If the defense holds up and Northwestern’s offensive continues to improve, there’s no reason why this team can’t go 8-4 or 9-3 even with Thorson staying exactly the same or regressing slightly. However, I think we should throw some water on the fire. Any major step forward from Thorson requires a lot to go his way. His offensive line has to get better to establish Justin Jackson on the ground and set up the passing attack. He needs to have a viable second wide receiver in the passing game. He also needs to become more accurate and better at throwing downfield despite losing his best wide receiver. And, of course, he needs a good strategy that will fit his strong suits from offensive coordinator Mick McCall. That’s a lot of “ifs.”

But in order to go 10-2 or even 11-1 and dream of New Year’s Six Bowl games, Thorson needs all of those things to break right for him. I’m not saying it won’t happen, but it’s still not the likeliest scenario.

Will Ragatz: Consider me a hopeful optimist.

Sure, a lot of things have to break the right way for Thorson to take another step forward. But, really, I don’t think it’s a stretch to say the early signs on many of those fronts are promising.

Let’s start with the most important one, as you mention: the offensive line. You’re absolutely right that the unit has been average at best for the majority of the past two seasons. However, there are a couple reasons why I think this could be the year that we finally see some of the consistency fans have been starved for. First of all, the group returns four of five starters from a line that showed some serious signs of progress towards the end of 2016. Tommy Doles, J.B. Butler, Blake Hance and Brad North are all experienced players, now it’s just a matter of putting it together for a full season.

It doesn’t hurt that there’s more depth that usual behind those four. Redshirt freshman Gunnar Vogel impressed this spring and could provide excellent size at right tackle. Grad transfer Trey Klock has Power 5 starting experience and will find playing time, whether it be on the interior of the line or at tackle. There are some intriguing younger players waiting in the wings too. Given another full offseason together, there’s no reason why this offensive line can’t be, at the very least, solid enough to allow Thorson to thrive.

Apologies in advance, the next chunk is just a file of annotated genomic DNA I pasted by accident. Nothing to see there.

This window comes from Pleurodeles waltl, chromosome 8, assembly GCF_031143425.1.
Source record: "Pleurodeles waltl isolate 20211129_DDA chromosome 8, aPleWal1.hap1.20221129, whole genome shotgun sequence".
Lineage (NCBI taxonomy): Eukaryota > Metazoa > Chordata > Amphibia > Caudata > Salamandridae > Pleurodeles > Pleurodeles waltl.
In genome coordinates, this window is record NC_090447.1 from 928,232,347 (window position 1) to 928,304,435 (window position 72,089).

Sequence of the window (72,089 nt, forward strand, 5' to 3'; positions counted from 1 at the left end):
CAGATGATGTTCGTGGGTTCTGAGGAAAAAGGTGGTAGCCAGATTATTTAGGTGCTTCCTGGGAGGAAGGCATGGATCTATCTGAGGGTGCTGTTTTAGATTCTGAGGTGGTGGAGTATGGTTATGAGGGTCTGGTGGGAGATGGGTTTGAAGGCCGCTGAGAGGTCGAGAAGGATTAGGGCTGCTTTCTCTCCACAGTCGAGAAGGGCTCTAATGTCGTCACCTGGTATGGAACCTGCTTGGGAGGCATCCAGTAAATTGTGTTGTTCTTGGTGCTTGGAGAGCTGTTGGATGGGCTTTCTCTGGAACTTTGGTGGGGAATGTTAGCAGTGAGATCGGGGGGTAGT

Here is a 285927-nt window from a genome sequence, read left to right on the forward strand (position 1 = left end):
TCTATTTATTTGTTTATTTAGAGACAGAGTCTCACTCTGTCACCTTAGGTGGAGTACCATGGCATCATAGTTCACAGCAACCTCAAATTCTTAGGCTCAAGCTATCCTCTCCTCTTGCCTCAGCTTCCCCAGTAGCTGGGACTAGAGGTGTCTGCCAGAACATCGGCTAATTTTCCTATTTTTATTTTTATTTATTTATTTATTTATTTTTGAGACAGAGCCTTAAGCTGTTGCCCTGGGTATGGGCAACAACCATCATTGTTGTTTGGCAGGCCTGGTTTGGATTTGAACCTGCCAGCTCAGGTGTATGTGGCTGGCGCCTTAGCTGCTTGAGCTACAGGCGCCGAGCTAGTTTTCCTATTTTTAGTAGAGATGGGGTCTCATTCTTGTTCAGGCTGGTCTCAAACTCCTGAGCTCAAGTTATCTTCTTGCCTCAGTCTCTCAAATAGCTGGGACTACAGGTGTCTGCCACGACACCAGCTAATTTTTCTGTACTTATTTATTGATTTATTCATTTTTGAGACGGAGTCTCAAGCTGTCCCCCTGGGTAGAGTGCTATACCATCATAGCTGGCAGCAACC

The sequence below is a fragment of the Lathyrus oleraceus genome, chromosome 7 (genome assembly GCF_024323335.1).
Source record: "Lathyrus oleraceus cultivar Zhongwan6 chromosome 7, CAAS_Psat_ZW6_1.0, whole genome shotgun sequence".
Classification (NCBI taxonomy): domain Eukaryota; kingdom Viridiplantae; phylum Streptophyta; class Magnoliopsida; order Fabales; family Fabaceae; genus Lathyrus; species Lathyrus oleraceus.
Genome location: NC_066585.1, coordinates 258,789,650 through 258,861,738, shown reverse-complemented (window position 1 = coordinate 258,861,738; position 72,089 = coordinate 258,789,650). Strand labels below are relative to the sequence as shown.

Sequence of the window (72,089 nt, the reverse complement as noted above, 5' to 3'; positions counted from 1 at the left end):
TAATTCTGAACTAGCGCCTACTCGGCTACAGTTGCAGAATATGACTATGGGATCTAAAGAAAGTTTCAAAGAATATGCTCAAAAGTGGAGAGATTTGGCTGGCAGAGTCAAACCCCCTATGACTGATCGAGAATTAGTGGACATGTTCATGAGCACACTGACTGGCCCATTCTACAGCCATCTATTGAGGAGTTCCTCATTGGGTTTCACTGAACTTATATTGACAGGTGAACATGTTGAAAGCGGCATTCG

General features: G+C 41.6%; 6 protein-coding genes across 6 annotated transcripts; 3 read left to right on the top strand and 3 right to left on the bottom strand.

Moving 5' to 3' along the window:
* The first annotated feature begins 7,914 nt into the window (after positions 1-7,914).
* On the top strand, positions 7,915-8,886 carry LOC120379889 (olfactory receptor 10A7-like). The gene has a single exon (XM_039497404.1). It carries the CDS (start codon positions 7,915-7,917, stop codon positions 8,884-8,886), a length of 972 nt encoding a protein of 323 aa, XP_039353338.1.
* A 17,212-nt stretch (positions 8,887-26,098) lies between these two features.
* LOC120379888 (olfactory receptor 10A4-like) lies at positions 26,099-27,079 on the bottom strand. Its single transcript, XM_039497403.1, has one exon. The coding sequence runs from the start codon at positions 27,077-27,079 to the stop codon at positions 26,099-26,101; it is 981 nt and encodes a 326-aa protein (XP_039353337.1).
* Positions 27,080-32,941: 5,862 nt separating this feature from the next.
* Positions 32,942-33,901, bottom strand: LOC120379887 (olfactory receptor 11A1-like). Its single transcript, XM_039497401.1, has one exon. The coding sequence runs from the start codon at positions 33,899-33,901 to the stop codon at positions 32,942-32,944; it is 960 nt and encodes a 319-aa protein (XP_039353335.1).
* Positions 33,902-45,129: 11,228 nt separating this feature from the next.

The second question mark I’m optimistic about is Thorson’s weapons in the passing game. Sure, there’s no Austin Carr, but it’s not like Carr was a proven four-year contributor. There’s been a lot of speculation about a breakout season from Flynn Nagel, and I’m fully on board that hype train, for better or worse. Nagel is a similar possession receiver with great route-running skills and sure hands. And he’s not alone. Thorson also has a senior superback in Garrett Dickerson and several potentially strong secondary options at wideout in Macan Wilson, Jalen Brown, and Bennett Skowronek. Nagel’s not going to match Carr’s insane 2016 numbers, but he doesn’t have to for Thorson and the passing game to have a strong year. The junior can spread the ball around a little bit more and still see another jump, albeit probably a slight one, in his statistics and overall performance.

What makes Thorson the most important player on the Wildcats, ironically, isn’t entirely about his own ability. That has a lot to do with it, of course; Thorson can improve in a number of areas, including his deep ball and awareness in the pocket. But this ranking also takes into account all of the pieces around him. Like Tristan said, if they flourish and Thorson continues to improve, a Big Ten West title is well within reach. Consider me among those who think it’s possible.